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Yom Kippur: The Sabbath of Sabbaths

Yom Kippur: The Sabbath of Sabbaths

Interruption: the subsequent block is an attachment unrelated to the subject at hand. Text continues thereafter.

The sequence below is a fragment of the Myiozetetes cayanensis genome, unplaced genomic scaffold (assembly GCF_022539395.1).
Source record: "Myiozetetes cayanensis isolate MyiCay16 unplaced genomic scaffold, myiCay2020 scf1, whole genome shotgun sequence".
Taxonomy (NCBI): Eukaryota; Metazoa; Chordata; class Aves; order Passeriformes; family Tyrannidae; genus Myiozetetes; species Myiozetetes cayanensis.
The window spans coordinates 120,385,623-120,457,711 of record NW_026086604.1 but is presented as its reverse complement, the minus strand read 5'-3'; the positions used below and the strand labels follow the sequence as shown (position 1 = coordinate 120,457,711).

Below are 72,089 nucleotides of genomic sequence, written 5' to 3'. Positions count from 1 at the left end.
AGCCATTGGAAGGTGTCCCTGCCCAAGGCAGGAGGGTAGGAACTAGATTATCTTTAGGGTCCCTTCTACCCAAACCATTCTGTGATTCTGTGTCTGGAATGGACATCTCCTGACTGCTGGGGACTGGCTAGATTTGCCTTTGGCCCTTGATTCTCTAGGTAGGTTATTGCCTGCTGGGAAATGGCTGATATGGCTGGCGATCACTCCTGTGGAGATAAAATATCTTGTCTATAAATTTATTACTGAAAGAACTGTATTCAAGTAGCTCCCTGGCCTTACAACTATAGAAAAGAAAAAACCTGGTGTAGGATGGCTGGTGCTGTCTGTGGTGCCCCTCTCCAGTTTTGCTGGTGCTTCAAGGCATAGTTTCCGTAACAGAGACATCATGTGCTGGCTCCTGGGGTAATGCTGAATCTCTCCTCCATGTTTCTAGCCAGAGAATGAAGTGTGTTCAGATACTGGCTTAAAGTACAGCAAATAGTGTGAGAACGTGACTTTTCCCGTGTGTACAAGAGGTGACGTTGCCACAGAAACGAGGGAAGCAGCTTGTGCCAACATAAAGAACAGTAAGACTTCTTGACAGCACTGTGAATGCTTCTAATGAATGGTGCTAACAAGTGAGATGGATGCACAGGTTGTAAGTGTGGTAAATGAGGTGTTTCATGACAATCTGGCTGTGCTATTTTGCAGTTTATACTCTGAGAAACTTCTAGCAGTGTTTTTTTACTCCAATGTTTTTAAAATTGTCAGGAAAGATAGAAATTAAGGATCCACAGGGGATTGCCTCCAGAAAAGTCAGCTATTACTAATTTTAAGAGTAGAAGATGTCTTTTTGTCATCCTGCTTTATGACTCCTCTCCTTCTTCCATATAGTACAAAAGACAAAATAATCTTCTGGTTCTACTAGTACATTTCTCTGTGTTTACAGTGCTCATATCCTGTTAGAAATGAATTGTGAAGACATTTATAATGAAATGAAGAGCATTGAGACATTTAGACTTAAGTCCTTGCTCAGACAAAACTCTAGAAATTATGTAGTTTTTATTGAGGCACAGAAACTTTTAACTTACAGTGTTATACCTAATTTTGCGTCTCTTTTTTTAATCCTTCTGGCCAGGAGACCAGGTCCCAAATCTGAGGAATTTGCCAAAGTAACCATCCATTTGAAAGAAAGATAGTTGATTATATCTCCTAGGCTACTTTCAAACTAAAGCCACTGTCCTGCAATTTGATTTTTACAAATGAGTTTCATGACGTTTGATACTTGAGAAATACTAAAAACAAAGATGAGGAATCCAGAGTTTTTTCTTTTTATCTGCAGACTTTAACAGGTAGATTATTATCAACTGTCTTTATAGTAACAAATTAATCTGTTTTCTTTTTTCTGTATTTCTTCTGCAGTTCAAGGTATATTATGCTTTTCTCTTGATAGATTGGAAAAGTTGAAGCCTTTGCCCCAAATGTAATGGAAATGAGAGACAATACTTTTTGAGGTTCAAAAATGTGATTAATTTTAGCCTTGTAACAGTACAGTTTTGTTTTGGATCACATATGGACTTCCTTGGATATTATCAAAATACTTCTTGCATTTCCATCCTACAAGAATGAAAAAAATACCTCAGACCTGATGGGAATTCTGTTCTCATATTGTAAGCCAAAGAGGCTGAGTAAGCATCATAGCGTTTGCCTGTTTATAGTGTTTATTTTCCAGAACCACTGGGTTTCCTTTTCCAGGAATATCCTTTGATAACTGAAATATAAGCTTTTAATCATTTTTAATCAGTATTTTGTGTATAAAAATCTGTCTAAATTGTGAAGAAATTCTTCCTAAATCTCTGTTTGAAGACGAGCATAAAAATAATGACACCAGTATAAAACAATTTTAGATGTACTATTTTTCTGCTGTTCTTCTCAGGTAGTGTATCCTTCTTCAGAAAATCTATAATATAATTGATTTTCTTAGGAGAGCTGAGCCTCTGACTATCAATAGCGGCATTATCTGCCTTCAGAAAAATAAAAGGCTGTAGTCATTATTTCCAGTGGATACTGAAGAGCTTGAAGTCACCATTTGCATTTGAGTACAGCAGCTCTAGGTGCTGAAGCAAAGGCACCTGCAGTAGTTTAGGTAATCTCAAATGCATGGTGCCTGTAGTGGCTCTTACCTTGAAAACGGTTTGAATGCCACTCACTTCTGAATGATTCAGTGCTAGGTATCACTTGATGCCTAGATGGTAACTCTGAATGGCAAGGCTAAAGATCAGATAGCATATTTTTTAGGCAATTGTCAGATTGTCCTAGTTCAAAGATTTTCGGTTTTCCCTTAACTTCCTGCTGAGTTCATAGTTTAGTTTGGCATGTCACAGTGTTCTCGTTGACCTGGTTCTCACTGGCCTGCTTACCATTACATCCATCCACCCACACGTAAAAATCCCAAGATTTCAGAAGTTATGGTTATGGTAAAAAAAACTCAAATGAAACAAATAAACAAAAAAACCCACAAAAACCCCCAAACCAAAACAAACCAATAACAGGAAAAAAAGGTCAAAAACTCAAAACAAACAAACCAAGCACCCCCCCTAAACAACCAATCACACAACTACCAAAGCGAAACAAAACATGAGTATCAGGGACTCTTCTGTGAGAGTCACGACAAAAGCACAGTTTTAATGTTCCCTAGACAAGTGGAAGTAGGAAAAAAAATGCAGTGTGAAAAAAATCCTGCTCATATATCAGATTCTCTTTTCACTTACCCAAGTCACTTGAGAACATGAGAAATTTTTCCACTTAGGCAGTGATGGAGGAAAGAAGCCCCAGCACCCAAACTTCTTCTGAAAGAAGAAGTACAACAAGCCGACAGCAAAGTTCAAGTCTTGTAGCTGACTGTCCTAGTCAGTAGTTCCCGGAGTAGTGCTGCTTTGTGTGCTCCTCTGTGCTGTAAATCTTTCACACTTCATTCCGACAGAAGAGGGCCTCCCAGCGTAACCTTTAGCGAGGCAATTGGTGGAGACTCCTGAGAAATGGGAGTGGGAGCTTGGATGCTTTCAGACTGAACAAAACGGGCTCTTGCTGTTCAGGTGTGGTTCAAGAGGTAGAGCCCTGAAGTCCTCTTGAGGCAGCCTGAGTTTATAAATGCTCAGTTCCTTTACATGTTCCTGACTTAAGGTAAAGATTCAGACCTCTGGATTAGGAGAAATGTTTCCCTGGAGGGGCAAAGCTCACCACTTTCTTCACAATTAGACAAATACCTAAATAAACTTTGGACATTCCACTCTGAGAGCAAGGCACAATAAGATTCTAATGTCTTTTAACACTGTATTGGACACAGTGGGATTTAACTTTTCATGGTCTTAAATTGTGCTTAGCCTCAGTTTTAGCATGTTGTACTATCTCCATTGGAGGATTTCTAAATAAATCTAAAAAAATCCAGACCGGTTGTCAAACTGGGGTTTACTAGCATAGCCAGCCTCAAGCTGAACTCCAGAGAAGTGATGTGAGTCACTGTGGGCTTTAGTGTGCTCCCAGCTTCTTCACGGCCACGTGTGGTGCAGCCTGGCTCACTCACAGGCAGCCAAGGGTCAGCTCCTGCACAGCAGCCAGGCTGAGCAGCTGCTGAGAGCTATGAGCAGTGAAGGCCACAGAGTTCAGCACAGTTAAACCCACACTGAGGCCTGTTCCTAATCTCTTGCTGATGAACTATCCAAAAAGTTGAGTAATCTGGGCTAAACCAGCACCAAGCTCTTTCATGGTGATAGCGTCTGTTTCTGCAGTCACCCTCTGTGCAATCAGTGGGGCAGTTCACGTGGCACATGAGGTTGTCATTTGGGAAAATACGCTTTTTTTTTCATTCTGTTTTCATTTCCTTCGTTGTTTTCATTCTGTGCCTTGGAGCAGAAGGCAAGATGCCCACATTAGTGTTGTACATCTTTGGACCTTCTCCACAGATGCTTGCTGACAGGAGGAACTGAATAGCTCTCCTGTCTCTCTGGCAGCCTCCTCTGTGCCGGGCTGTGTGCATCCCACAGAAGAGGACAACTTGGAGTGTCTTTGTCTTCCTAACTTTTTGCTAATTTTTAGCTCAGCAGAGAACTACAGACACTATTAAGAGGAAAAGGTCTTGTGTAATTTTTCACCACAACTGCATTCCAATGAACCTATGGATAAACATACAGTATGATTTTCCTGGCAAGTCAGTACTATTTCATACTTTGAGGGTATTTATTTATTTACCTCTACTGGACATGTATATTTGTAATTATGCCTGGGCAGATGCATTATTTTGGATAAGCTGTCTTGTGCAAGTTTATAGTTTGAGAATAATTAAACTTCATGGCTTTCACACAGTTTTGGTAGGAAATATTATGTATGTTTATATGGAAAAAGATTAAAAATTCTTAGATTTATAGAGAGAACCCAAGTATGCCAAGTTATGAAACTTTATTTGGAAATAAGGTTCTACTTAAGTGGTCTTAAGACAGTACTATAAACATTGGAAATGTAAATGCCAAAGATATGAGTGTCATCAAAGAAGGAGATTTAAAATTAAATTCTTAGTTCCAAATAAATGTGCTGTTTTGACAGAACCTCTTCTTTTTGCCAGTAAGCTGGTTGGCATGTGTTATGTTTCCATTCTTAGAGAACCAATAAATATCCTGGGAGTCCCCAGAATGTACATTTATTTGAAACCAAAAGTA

Yom Kippur is the holiest day of the year, the day on which the Jewish people believed that they are closer to God. It is the Day of Atonement. —And HaShem spoke unto Moses, saying: "Howbeit on the tenth day of this seventh month is the day of atonement; there shall be a holy convocation unto you, and ye shall afflict your souls; and ye shall bring an offering made by fire unto HaShem. And ye shall do no manner of work in that same day; for it is a day of atonement, to make atonement for you before HaShem your G-d.” (Leviticus 23). In the Bible, Yom Kippur is called Shabbat Shabbaton, "Sabbath of Sabbaths," for it is on Yom Kippur that the abstention from work and solemnity that characterize the Sabbath are most complete. In the days of the Temple in Jerusalem, the high priest conducted an elaborate sacrificial ceremony on Yom Kippur. Clothed in white linen, he successively confessed his own sins, the sins of priest, and the sins of the people, then entered the Holy of Holies in the Temple - the only day this was allowed - to sprinkle the blood of the sacrifice and offer incense. The priest then sent a goat (the "scapegoat") into the wilderness, where it was driven to its death, to symbolically carry away the sins of Israel. It is a day set aside to afflict the soul, to atone for the sins of the past year. In Days of Awe or Rosh Hashanah, there is these “books” in God inscribes all of the names. On Yom Kippur, the judgment entered in these books is sealed. This day is, essentially, your last appeal, your last chance to change the judgment, to demonstrate your repentance and make amends. For nearly twenty-six hours, Jewish people “afflict their souls”: they abstain from food and drink, do not wash or anoint their bodies, do not wear leather footwear, and abstain from marital relations. Restrictions can be lifted where a threat to life or health is involved. Children under the age of nine and women in childbirth are not permitted to fast. People with other illnesses should consult a physician and a rabbi for advice. The majority of Yom Kippur is spent in the synagogue, where special services are conducted from morning to evening. Especially in Orthodox synagogues, it is customary to wear white on Yom Kippur to symbolize purity before God and the forgiveness of sins. Some wear the kittel, the white robe in which the dead are buried. In view of its fasting, penitence, and "affliction of the soul," it would be natural to think of Yom Kippur as a day of sadness. But the Talmud says of it: There were no days as happy for the Jewish people as the 15th of Av [when marriages were arranged] and Yom Kippur. {8} This holiday is happy because it brings about reconciliation with God and other people. Thus, if they have observed it properly, many people feel a deep sense of serenity by the end of the fast. {9} G'mar Hatima Tova Everyone! Sources: Jewish Virtual Library, Religion Facts

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